What are Bull and Bear Markets?

Fundamentals · Jun 10, 2019

There are a lot of ‘animal’ slang words in finance and there are many reasons for that. One of those reasons is that investors are animals too and sometimes they behave in the irrational, herd-ish ways.

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Today we’ll take a look at two of the most famous ‘animal’ terms in finance: a bull and a bear market.

A market trend is a direction where the price is moving.

There are 3 main trends that can be observed in any market (currencies, stocks, bonds, commodities, etc.):

  • Upwards - bull trend when a price is increasing, rising
  • Downwards - a bear trend when a price is decreasing, falling
  • Steady - a stable trend with no significant changes in the price

These trends are usually observed for a group of assets, but they can also be used to analyze any particular asset. A good place to observe a trend would be a market index such as S&P 500. When it goes up it means that the stock market is growing, in aggregate. Some stocks can actually go down at the same time but this trend shows us that market attitude towards stocks is positive at the moment.

What is a Bull Market?

When people talk about a bull market, they mean that this market is faring well at the moment and prices are going upwards. The growth expectations are positive and optimistic, investors are buying stocks or securities and it all leads to further growth. As most investors prefer standard deals (buy it cheap and sell it when the price goes up) many people are making money on such a market and they are happy. It’s against the nature of most of the people to bet on negative outcomes (also called ‘short sale’ or ‘to short’).

Another common term for such a market is ‘Booming’. It usually happens when a country’s GDP is growing as well as the aggregate demand. Some sources say that a market can be called a ‘bull market’ only if prices go up by at least 20%.

A trend always implies a certain period of time, usually longer than a few hours or a couple of days.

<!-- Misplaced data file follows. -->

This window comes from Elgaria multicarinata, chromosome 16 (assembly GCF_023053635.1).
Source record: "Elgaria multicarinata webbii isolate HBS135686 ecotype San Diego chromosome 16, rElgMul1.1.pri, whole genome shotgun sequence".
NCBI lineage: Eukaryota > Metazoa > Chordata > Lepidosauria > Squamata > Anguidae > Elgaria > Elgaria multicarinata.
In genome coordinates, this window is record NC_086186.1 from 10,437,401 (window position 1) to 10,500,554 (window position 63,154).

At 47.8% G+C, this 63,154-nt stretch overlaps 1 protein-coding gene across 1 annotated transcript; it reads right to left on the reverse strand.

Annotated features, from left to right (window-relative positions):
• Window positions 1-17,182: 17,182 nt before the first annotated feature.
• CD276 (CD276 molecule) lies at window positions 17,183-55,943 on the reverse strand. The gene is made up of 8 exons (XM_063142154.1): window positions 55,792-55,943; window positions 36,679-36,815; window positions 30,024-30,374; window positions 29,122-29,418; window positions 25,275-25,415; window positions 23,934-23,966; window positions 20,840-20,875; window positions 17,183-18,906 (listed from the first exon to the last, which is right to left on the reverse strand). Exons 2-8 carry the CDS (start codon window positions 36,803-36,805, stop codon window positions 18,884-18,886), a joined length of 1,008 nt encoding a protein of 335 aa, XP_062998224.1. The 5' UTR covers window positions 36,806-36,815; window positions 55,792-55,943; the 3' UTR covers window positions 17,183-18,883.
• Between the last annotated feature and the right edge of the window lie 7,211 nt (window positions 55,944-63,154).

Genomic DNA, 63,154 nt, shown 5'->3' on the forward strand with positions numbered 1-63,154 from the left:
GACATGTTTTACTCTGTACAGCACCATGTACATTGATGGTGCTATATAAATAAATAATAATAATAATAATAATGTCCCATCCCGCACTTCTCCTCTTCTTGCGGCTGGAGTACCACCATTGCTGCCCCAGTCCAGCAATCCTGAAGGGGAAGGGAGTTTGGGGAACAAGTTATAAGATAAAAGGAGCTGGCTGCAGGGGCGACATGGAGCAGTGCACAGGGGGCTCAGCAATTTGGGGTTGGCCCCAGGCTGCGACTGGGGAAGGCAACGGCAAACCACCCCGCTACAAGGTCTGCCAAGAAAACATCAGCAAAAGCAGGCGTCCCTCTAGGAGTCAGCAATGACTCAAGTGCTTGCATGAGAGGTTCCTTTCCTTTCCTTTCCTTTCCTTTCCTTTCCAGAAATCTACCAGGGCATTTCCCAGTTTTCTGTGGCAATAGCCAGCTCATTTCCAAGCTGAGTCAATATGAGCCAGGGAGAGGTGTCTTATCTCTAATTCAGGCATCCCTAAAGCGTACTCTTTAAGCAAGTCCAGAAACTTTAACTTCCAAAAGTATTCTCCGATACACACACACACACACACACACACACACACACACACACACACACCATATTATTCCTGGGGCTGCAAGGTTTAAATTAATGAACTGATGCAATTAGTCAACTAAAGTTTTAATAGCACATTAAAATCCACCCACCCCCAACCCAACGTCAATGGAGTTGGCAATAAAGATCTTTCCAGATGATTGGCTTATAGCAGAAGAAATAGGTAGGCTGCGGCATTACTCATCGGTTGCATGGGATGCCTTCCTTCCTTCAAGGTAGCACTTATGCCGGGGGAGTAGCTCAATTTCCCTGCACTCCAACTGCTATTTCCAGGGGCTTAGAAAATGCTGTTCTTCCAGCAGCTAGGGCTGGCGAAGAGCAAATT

What is a Bear Market?

A bear market is the exact opposite of the bull market. It’s a situation when the market falls down, people have negative and pessimistic expectations and many market players decide to sell their assets.

Although some people, usually a minority, are prepared for such a dramatic development of events, thus they can make money even while the rest of the market players are losing.

The terms like ‘Market Crash’ or ‘Crisis’ are often used with similar meaning.

Examples of Bear and Bull markets

It’s common to talk about a trend in terms of a certain time frame (a set of historical data is required to make a conclusion about the trend). For example, the S&P 500 index has been growing steadily from 2,500 in January to 2,900 points in May. This period of 4 months can be called a bull market.

Another real-life example would be the big market crash of 2009 when the same index dropped from 1,200 points in September to 760 points in just 3 months. This was a free fall, not quite a bear market, however, if we look at the history it was a bear market for a few years starting from 2007, but only in 2009, it reached a critical point.

What is The Origin of These Terms?

It’s unclear what is the origins of these terms, but there are two main theories:

  • Those market trends are named after bears and bulls because of the strategies that those animals employ in order to fight with their enemies. Bears are trying to drag an opponent downwards with their massive claws, and bulls are horning their victims up into the air. Also, a bull is an active animal that likes to run fast, and a bear can sleep for months winter and it’s usually slower (but not when in rage).

  • According to MiriamWebster.com the term ‘bear market’ might have come from the past when bearskin traders would make a futures deal to resell a bearskin which they did not receive from the trappers yet. They were hoping for a low price of skin so they can make more money on the final sale. The ‘bull market’ came a bit later and it meant the opposite of the bear market because bears and bulls were thought to be enemies due to an old blood sport of bull-and-bear fights.

analytics   economics   investing   technical analysis   trading   trends   market   macroeconomics   history   portfolio   recession   market crash

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